In my next blog posts I will be tackling some other aspects of Science 2.0 platforms like desktop applications, online citation managers, … I’d like to review all of these to get some knowledge of the social features they might offer or could inspire me to create.

To start of here’s a list of the sites I’ve been looking at:

Profiles and groups

Almost all of the web based Science 2.0 platforms out there offer the user a way to create his own profile, nothing new there. The researcher is allowed to create his own profile with information like the institution he’s working at, research field, … This offers people in the network to get to know who they are interacting with, but also offers an opportunity for to link people with same interests from over the whole world.

Some of the sites offer a process to complete your profile by importing contacts, … and some even automatically recognize friends and propose them this is done by Epernicus. Important with this last feature is that your profile is as complete as possible. This all sounds great but still someone can act on behalf of someone else, some of the platforms try preventing this by only allowing people with mail addresses from schools, universities, …

An other basic social feature is joining, creating, … of groups this allows for interaction. Groups can be made public or private.

Recommendations

When uploading or looking at a document almost all sites offer recommendations for the user. Another part of recommendations is being able to recommend documents to others and to save those recommendations.

Collaborations

In offering a user ways to share documents working together on a document seems to be a natural next step. But this is a service that is harder to implement than the previous social features. Next to being more difficult there are also more ways to do this.

Documents and groups

A more classic approach taken by some sites is allowing a user to upload documents to his own map and share these with others. Others can in their turn edit, upload and share the document again. This is most of the times related with a group of users, this approach doesn’t seem to be the easiest.

Wiki’s

Most people are already familiar with wiki’s and it’s often used by groups of researchers in labs. So some of the sites just implement wiki’s into their site as a collaboration services. The benefits are that is a very well known principle and easy to implement.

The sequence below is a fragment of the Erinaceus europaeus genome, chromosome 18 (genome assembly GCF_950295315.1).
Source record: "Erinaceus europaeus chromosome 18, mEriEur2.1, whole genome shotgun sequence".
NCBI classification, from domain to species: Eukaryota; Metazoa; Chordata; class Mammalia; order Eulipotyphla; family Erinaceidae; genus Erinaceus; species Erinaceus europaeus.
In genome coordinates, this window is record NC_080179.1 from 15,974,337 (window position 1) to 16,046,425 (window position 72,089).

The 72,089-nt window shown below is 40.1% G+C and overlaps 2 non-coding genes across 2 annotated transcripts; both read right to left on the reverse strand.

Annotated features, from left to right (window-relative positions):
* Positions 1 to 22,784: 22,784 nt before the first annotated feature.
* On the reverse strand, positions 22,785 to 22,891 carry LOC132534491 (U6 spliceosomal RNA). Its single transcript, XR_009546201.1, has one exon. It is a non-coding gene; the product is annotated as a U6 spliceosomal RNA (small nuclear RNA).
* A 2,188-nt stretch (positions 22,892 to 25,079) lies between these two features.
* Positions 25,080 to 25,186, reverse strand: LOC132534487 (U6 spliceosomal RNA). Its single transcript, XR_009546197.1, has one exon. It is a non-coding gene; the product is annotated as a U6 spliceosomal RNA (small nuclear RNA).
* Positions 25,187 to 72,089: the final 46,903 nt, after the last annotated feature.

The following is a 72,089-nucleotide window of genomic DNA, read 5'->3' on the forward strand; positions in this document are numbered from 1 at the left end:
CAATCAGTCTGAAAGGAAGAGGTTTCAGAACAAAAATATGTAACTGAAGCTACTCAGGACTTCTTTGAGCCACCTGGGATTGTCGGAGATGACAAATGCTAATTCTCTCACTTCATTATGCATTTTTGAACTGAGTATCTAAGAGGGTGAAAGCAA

Google Doc system

Some sites even go as far as implementing their own Google Doc like system, as for development this seems a very intensive process. On the other side the system of Google Doc’s is a very good one, allowing people to work on the same document.

When it comes to collaboration an approach like a Wiki seems the best offering an easy way to put a lot of information in a structured way online. Of course with the arrival of Google Wave this might all change.

Visualization

Visualizations in the sites doesn’t seem to get a lot of attention, possibly because they don’t see it as an immediately productive tool for the researches. At first hand this might be so because it’s not a thing we associate with doing research, but it might offer some interesting results. This is shown by Academia.edu and Sci Link, the last one offers a tree of science in which visually maps relationships between people.

Your own dashboards

Personalization is one of the social features offered by some of the Science 2.0 and this is likely best done by a personal dashboard. It allows the user a easy way to access specific services of the site and community. The development of own widgets is sometimes even allowed.

Blogging

Another way of offering interaction is of course offering a blog for every user, this is mainstream in all the services I’ve seen like profiles and groups.

Comments

A user is able to comment on blogs, documents, events, … this allows for interaction on all fields.